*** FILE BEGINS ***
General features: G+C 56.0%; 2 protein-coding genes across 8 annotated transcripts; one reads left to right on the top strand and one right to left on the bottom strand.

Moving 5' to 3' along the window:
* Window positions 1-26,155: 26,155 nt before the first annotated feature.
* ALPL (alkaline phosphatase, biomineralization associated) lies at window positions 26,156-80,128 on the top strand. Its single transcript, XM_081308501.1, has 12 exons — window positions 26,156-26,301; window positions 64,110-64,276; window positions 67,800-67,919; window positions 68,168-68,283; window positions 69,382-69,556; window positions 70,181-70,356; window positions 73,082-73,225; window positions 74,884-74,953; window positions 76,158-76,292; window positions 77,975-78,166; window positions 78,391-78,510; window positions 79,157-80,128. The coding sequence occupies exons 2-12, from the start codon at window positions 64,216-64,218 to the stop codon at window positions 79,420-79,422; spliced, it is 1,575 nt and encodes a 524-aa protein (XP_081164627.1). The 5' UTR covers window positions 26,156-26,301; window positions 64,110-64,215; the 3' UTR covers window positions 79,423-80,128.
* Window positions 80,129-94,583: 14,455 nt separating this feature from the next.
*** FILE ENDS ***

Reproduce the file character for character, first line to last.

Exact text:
General features: G+C 56.0%; 2 protein-coding genes across 8 annotated transcripts; one reads left to right on the top strand and one right to left on the bottom strand.

Moving 5' to 3' along the window:
* Window positions 1-26,155: 26,155 nt before the first annotated feature.
* ALPL (alkaline phosphatase, biomineralization associated) lies at window positions 26,156-80,128 on the top strand. Its single transcript, XM_081308501.1, has 12 exons — window positions 26,156-26,301; window positions 64,110-64,276; window positions 67,800-67,919; window positions 68,168-68,283; window positions 69,382-69,556; window positions 70,181-70,356; window positions 73,082-73,225; window positions 74,884-74,953; window positions 76,158-76,292; window positions 77,975-78,166; window positions 78,391-78,510; window positions 79,157-80,128. The coding sequence occupies exons 2-12, from the start codon at window positions 64,216-64,218 to the stop codon at window positions 79,420-79,422; spliced, it is 1,575 nt and encodes a 524-aa protein (XP_081164627.1). The 5' UTR covers window positions 26,156-26,301; window positions 64,110-64,215; the 3' UTR covers window positions 79,423-80,128.
* Window positions 80,129-94,583: 14,455 nt separating this feature from the next.